Understand it
What is a Diastasis Recti?

Listen to Kelly Dean's compelling story about her diastasis and her success with the Tupler Technique®Tupler Technique®

Read the WebMD article: Abdominal Separation (Diastasis Recti).

Diastasis diagram

 

 

Everyone is born with it   

It gets worse with improper exercise as  a child

Starts like this....

Can end up like this!

Starts like this....

Diastasis diagram

Can end up like this!

 

 

Diastasis Recti, a condition often ignored by the medical community, is a problem that screams for more attention, and that is why Everybelly® should be checked for diastasis recti. 
Here are some frequently asked questions about diastasis recti:

Question: What is a diastasis?
Answer: The word diastasis means separation. The recti muscles are the outermost abdominal muscles. So, it is a separation of the outermost abdominal muscles. When the muscles separate the connective tissue (linea alba) joining these muscle stretches sideways. The job of these muscles (called rectus abdominis), is to support your back and your organs. So why should you care if your muscles are separated? Because separated muscles are weak muscles. Separated muscles cannot do their job of supporting your back and organs. To achieve a strong core, your muscles must be close together.  The sideways stretching of the connective tissue causes it to become thinner and weaker.  So, what happens is this weak saran wrap-like connective tissue is NOT effectively supporting your belly button, back and organs. They are only supported when the muscles are close together.

Question: Who can get a diastasis?
Answer: Everybelly® means all women (baby or no baby), men and children are at risk for having a diastasis.  Many people have diastasis recti and just don’t know it because checking for a diastasis is not part of any medical or fitness evaluation.

Question:  At what age can you get a diastasis?
Everyone is born with their muscles separated! Usually, the muscles come together when we are three years old after our nervous system has developed. But this does not necessarily happen with everyone.  Because our belly button is a weak spot in the connective tissue, even if the muscles do come together, there is always the risk that they may come apart again with continuous stretching of the connective tissue.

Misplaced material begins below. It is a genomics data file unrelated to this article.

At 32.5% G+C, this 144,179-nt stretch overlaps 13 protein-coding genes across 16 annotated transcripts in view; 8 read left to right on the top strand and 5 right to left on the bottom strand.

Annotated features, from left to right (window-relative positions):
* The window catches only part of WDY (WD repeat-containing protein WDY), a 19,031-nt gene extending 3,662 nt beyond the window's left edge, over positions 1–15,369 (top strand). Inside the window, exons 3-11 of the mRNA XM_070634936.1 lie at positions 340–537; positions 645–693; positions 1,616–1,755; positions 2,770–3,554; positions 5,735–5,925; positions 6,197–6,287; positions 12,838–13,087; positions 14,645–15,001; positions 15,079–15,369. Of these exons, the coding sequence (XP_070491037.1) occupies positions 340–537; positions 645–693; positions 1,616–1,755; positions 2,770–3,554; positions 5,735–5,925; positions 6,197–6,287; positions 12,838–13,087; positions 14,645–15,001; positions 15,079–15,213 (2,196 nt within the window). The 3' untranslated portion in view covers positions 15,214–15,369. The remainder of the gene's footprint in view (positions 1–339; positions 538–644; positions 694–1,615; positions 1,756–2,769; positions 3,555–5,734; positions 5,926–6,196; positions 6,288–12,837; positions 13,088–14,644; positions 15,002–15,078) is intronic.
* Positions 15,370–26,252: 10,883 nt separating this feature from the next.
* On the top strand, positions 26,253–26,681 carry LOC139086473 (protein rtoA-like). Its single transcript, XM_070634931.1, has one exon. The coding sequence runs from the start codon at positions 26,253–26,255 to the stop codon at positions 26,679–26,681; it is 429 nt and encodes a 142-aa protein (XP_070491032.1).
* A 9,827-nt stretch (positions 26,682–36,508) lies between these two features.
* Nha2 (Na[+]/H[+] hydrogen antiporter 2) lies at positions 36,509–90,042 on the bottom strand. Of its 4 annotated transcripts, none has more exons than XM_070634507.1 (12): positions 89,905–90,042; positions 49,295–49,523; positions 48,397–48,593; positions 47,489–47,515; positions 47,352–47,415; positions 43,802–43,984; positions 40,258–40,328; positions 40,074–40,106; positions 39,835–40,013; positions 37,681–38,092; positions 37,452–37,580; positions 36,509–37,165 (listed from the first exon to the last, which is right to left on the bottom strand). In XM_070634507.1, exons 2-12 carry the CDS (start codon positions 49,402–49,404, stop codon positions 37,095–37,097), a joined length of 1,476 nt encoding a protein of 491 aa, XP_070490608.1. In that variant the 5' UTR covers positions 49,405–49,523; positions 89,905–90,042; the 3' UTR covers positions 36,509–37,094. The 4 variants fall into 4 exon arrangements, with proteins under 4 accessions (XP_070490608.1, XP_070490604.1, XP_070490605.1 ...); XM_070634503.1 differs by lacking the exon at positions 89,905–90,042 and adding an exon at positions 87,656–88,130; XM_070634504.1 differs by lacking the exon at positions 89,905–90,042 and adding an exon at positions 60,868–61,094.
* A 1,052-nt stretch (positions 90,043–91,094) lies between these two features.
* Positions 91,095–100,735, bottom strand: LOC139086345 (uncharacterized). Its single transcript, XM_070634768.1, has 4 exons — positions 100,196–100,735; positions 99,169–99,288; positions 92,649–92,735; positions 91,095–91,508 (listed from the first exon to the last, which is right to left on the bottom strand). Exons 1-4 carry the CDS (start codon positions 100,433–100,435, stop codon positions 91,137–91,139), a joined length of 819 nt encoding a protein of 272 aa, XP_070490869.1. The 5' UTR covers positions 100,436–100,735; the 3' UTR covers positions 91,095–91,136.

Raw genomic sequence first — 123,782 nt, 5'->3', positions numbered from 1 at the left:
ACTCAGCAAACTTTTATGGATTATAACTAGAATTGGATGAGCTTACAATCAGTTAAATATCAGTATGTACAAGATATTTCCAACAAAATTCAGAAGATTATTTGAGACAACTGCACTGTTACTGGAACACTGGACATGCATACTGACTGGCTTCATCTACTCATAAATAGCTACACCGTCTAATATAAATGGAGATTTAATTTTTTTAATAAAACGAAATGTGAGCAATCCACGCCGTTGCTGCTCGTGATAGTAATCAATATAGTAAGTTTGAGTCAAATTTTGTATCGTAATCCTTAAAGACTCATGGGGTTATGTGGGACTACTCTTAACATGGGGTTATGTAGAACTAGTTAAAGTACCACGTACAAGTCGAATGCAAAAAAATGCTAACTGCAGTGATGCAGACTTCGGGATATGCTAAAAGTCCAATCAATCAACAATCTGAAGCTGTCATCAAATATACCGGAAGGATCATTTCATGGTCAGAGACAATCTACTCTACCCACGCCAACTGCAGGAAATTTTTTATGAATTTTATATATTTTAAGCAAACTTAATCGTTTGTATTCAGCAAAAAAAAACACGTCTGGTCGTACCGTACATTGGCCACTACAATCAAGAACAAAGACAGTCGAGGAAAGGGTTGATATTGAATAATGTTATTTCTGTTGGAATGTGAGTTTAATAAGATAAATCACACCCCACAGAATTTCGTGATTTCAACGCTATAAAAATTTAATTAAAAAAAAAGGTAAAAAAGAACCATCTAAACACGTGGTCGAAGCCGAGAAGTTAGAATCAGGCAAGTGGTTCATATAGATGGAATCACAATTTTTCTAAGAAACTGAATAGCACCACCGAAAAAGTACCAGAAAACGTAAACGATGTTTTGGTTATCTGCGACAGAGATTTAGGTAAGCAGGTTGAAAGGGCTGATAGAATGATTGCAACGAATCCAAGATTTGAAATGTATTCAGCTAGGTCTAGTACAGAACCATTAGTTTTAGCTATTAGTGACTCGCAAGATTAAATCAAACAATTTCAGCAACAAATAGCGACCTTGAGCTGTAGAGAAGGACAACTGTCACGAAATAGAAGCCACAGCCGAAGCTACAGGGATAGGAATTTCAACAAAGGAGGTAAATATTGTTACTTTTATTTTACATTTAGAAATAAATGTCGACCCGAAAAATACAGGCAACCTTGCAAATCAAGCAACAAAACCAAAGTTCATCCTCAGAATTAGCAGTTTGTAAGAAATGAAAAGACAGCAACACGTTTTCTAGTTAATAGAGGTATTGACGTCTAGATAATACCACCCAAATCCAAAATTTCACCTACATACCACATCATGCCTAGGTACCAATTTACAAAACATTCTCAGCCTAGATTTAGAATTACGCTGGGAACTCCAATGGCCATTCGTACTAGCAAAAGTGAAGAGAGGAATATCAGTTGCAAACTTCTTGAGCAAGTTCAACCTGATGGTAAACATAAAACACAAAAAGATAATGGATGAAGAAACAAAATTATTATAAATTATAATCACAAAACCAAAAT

Question: What causes a diastasis?
A diastasis is caused by continuous stretching in both a forward and sideways direction of the connective tissue that joins the outermost muscles. This stretching is caused by pregnancy, weight gain in the abdominal area, abdominal surgery where they fill the abdominal cavity with air, exercises like crunches and Pilates 100, activities where you arch your back like gymnastics and swimming which flare your ribs, and crossover activities like tennis and golf.

Question: What are the effects of a diastasis on the body?
Answer: 
Back pain, abdominal hernias, poor posture, pelvic floor problems, gastro- intestinal disturbances like constipation and bloating are all effects of a diastasis. They occur when the support system for the back and organs are the weak connective tissue instead of the muscles. Most women who have had a baby do have diastasis recti.

Question: What are some signs of a diastasis?
Answer:
  Signs of a diastasis are a bulging belly, an outie belly button, a half football bulge when bringing the shoulders off the floor, a belly that gets bigger after eating and at the end of the day. 

Question: Why is my belly button an outie?
Right smack in the middle of the connective tissue is your belly button which is a weak spot in the connective tissue.  When the connective tissue stretches sideways and becomes thinner and weaker, your belly button loses its support and then becomes an outie. An outie belly button puts you at risk for an umbilical hernia.  When you strengthen the connective tissue with this program your belly button will go back in.